This week we consider White House apologies.
You’re probably thinking we will be finished rather quickly.
There has been great excitement in your nation’s capital about the White House’s sort-of apology because President Obama did not go to France for the big rally against terrorism and in support of free speech and, well, France.
Obama did go to the French embassy in Washington after the odious murders of French journalists and hostages to sign the condolence book.
But, said his people, the White House failed to realize the march in Paris would be a big deal and several dozen other world leaders would attend along with 1.5 million people. “I think it’s fair to say that we should have sent someone with a higher profile” than the U.S. ambassador, White House spokesman Josh Earnest said.
In other words, an oops moment, although officials were quick to point out that not going was not actually Obama’s decision. It didn’t even get to him. Somebody else decided on his behalf.
I don’t know about you, but if I were offered a free trip to Paris and in return I had to show support for free speech and opposition to terrorism, I would be miffed that somebody else decided I shouldn’t go and didn’t even let me decide for myself. But, hey, that’s the quirkiness of this White House.
At any rate, this brought up the issue of how often the current White House apologizes.
Last month Jonathan Gruber, an MIT economist who was paid at least $400,000 to advise the White House on health care, apologized for calling the American people “stupid.” And insisting deception was essential for passage of Obamacare. So, technically, the White House didn’t apologize but it certainly forced its old associate Gruber to say he was sorry.
Last October Vice President Joe Biden had to apologize to the leaders of Turkey and the United Arab Emirates for suggesting they had supported Islamist militants in Syria. Spokesman Earnest explained, “The vice president is somebody who has enough character to admit when he’s made a mistake.”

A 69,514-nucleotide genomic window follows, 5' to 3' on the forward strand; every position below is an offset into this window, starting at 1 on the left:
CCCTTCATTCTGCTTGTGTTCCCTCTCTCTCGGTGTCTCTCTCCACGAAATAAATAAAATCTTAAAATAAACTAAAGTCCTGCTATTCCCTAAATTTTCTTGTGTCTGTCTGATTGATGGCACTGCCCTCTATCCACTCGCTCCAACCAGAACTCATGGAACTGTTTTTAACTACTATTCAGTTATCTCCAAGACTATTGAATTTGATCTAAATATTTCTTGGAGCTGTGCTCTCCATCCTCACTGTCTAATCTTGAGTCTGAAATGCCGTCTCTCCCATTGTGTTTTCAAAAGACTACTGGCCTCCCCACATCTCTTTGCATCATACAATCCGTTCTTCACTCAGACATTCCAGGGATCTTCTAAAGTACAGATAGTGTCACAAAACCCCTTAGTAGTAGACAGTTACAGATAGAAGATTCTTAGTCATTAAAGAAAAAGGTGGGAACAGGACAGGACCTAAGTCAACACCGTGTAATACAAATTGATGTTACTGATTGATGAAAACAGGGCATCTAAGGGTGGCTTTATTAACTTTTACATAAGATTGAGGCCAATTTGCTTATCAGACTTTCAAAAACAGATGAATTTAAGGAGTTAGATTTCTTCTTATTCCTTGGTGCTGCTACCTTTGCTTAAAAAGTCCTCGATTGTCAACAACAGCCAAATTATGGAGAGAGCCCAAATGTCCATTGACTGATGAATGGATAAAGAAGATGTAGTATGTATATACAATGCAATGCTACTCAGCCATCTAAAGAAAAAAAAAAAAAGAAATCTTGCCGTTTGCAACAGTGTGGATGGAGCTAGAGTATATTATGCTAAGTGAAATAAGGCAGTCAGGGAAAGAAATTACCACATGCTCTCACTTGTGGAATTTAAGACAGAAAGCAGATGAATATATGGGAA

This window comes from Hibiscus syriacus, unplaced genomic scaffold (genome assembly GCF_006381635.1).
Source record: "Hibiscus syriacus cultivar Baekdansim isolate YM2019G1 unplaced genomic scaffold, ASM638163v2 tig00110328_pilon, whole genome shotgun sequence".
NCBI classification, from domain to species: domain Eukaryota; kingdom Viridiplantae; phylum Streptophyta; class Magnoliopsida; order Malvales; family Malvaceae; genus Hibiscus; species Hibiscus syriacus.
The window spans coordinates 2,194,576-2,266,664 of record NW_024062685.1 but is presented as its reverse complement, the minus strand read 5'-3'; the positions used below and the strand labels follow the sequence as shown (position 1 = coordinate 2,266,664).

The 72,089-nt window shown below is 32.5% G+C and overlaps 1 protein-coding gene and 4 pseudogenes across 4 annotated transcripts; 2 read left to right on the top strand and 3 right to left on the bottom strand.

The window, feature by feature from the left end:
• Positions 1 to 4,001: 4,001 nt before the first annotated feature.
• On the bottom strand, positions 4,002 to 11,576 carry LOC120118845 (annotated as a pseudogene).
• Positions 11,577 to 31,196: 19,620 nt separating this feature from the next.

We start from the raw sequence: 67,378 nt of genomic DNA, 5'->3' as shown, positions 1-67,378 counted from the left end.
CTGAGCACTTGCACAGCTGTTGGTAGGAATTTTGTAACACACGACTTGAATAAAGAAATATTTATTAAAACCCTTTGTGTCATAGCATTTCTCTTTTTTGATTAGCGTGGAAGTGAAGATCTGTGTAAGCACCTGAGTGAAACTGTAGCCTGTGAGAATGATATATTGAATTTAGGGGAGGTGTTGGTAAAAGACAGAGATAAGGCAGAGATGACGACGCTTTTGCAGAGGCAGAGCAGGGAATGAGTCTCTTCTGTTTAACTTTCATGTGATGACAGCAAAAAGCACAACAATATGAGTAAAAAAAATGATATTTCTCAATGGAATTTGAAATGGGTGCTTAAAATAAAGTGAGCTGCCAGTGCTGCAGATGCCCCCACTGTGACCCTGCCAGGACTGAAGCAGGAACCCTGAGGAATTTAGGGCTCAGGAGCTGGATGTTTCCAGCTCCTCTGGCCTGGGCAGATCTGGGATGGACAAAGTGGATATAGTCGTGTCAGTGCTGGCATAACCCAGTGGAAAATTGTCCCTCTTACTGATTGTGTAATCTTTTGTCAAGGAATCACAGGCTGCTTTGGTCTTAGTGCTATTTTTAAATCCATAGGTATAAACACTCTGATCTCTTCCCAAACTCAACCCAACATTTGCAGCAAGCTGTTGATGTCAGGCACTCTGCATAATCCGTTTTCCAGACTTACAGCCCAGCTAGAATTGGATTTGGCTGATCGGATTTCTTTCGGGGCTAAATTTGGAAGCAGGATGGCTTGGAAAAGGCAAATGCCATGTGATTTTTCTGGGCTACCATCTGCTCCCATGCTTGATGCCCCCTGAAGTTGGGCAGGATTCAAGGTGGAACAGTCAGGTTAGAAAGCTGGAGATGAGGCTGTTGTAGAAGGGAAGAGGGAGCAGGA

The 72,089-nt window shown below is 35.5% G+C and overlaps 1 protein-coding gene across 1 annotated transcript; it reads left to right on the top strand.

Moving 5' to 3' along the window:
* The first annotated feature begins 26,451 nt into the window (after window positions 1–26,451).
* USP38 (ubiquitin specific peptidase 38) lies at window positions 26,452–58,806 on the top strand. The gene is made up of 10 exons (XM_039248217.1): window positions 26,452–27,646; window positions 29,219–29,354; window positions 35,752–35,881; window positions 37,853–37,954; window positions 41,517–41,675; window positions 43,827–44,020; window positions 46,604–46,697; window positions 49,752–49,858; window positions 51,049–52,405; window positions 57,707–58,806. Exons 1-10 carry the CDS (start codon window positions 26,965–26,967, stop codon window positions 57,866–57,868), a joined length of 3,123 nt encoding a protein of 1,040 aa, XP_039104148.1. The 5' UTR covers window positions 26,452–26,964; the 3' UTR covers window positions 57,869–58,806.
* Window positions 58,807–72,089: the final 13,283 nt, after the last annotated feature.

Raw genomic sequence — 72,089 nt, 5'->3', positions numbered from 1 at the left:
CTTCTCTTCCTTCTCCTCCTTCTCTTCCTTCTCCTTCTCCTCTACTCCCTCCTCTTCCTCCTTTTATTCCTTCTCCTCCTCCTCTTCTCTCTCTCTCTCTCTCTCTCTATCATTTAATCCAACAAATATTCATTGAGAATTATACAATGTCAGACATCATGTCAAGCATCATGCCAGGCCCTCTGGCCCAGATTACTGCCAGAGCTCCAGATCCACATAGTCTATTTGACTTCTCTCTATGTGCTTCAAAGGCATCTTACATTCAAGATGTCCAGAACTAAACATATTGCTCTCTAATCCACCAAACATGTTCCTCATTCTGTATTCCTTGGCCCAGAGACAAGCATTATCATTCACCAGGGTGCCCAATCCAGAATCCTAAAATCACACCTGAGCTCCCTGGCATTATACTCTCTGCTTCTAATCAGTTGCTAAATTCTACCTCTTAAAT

Actually, Biden has shown a considerable amount of character in numerous apologies for past gaffes.
Last June the deputy White House national security adviser apologized to top Democratic senators for failing to notify them that Obama was releasing suspected terrorists held at Guantanamo Bay to secure the release of Army Sgt. Bowe Bergdahl.
Sen. Dianne Feinstein, D-Calif., who at that time chaired the Senate Intelligence Committee, said she was told the failure was an “oversight.”
“It’s very disappointing that there was not a level of trust sufficient to justify alerting us,” she complained. Democrats had earlier opposed such a swap.
You see, the U.S. does not deal with terrorists except when it does.
Obama personally obliquely has apologized for the burning of Korans by U.S. troops, the IRS targeting of some conservative groups, tapping German Chancellor Angela Merkel’s phone, hurting Democrats seeking re-election by the poor rollout of Obamacare, the cancellations of health insurance he said wouldn’t happen, insulting art history majors, firing USDA employee Shirley Sherrod and displacing an Army couple’s wedding so he could play golf in Hawaii.
It almost seems that this is the “I’m sorry, so sorry” administration.
But we’re not the only country that apologizes. Last year on the 200th anniversary of the burning of the White House by British soldiers, the British embassy tweeted about “commemorating” the event with a cake, noting “Only sparklers this time!”
The embassy apologized. The defense was that the burning now is humor fodder. When British Prime Minister David Cameron visited Obama, the president referred to the British soldiers in 1814 as having made quite an impression: “They really lit the place up.” Cameron did not apologize but responded, “I can see you’ve got the place a little better defended today. You’re clearly not taking any risks with the Brits this time.”
In true apologetic mode, the White House recently urged the public to accept “our apologies” when its website was under reconstruction and went blank. Some thought a new section might be added: Apologies.